Electronic Stability Control (ESC) helps prevent a vehicle from skidding - and the driver from losing control of their vehicle - when cornering, braking sharply or making a sudden manoeuvre. ESC technology automatically activates the brakes to help steer the vehicle in the correct direction. Electronic Stability Control (ESC) works with the vehicles' Anti-lock Braking System (ABS) to provide more traction and control. This system works by monitoring the wheels' rotational speed and watching for a loss of traction or control.
When it detects a loss of traction, it can reduce engine power or even apply the brakes slightly to try to give the driver more control. ESC helps prevent the car from "spinning" or "jackknifing" due to loss of traction on the road. In addition, ESC has a control unit that tracks the angle of the car's steering wheel, along with the rotation around the vehicle's vertical axis. This technology cannot increase traction on the road, but it helps you keep the car under control during extreme manoeuvres.
As the tyres now have grip, rather than slipping, you can also steer the vehicle if it helps to avoid a collision, which is not possible if the wheels are locked and slipping. The system is very effective, and Transport Canada studies suggest a 29% reduction in collisions caused by drivers losing control because of it. In some cases, the esc light comes on if your car is actively trying to maintain traction control. To help you get out of it, it uses some or all of the components of the ABS and traction control systems, including targeted wheel braking and engine power reduction to bring everything back in line with the direction of the wheels, and the driver back in control of the vehicle.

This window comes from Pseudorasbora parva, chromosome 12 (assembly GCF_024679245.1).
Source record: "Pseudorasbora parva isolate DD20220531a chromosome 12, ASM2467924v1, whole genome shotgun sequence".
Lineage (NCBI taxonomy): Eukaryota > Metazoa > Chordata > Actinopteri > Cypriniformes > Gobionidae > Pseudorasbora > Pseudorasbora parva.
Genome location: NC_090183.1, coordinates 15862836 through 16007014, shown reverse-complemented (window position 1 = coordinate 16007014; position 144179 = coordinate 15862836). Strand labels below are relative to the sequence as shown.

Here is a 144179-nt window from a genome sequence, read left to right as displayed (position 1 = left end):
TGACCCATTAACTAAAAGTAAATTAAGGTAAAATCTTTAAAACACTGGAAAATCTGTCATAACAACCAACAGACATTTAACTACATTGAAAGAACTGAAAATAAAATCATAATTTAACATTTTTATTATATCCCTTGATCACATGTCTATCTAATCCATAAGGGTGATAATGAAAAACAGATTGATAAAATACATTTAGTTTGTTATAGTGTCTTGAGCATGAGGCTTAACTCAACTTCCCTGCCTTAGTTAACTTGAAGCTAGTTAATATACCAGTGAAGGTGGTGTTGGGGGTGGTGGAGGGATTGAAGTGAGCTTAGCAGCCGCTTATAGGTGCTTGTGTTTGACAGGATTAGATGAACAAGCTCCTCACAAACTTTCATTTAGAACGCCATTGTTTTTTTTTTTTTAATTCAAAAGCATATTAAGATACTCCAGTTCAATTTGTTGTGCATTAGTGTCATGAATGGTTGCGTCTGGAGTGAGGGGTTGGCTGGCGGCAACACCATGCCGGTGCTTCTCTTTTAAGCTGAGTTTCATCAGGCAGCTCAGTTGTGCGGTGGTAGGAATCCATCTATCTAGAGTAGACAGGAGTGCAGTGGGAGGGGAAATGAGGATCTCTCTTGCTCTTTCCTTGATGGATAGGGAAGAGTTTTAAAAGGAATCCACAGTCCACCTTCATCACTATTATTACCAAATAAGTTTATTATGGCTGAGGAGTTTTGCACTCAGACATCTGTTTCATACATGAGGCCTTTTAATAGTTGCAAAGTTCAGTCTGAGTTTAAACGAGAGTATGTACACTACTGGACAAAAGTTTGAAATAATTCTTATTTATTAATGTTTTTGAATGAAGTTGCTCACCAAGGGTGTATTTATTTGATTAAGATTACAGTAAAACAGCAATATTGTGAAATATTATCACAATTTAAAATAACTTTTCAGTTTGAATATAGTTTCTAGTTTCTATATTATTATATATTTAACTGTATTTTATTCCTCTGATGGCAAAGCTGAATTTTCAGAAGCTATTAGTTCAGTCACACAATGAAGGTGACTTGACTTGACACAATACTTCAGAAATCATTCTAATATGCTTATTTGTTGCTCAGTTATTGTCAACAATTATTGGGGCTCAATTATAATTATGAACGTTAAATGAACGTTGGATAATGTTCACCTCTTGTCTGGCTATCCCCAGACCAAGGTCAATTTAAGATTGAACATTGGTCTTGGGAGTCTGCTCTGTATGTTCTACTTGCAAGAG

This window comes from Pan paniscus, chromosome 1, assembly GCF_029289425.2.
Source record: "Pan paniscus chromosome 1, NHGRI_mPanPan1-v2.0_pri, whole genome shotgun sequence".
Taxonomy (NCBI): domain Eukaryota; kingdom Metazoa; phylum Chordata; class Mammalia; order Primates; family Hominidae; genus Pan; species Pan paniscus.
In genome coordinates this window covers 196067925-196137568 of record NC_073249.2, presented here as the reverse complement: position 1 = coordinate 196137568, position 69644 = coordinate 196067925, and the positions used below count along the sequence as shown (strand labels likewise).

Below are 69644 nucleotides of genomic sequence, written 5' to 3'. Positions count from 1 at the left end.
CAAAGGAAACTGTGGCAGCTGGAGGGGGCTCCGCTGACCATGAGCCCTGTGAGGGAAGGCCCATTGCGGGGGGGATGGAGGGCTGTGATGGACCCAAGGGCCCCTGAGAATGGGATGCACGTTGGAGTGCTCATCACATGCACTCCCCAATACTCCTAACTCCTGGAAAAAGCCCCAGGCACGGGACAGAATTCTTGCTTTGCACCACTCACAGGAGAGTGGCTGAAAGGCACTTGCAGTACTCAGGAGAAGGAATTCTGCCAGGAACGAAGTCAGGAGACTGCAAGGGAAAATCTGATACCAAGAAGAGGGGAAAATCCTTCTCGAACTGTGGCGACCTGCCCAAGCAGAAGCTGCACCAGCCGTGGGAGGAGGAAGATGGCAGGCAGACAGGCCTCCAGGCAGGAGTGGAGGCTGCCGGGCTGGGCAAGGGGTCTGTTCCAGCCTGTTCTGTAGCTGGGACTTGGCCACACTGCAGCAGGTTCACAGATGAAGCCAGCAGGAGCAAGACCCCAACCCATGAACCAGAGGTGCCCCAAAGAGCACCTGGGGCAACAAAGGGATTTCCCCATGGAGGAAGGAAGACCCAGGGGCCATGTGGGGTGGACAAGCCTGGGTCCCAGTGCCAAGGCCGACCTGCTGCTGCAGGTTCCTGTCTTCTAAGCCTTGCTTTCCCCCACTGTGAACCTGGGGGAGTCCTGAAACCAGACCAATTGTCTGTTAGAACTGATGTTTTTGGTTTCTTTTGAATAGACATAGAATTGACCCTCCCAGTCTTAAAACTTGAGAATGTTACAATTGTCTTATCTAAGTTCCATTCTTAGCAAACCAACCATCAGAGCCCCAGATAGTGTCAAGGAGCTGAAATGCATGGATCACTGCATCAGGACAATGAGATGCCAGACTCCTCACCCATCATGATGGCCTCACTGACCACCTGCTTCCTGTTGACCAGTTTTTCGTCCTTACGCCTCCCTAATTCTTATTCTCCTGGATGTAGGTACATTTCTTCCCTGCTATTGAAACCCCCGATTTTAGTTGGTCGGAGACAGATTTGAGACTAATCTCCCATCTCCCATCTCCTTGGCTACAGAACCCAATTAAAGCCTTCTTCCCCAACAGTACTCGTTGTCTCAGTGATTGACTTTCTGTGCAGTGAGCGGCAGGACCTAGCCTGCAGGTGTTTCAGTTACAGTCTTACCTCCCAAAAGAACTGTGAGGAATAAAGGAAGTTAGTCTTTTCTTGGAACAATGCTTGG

Comparatively, run-off, sometimes called understeer, can occur when a driver enters a corner while accelerating or braking, and the front wheels lose control due to reduced traction from ice, oil or other road conditions. It reduces the risk of losing control of your car when making sharp turns or emergency steering manoeuvres. Anti-lock brakes do the same thing, but electronically apply and release much faster than any driver can, helping to keep the vehicle stable when stopped. However, be aware that the ESC light may be an indicator that you are driving on a slippery road, and you may need to slow down to improve your control.
Stability control uses components and sensors from some of the vehicle's other safety features, including anti-lock brakes (ABS). If one of the wheels spins faster, which may indicate that you are on a slippery surface, the traction control system will activate the brake on that wheel, and may also momentarily reduce engine power, helping the spinning wheel to regain its grip. Figures vary depending on which survey you consult, but electronic stability control can help reduce single-car crashes (caused by loss of control in adverse or freak weather conditions) by between 25% and a third of the time. You may see it advertised with terms such as Vehicle Stability Assist (Acura), AdvanceTrac (Ford), StabiliTrak (General Motors) or Vehicle Dynamic Control (Nissan), among others.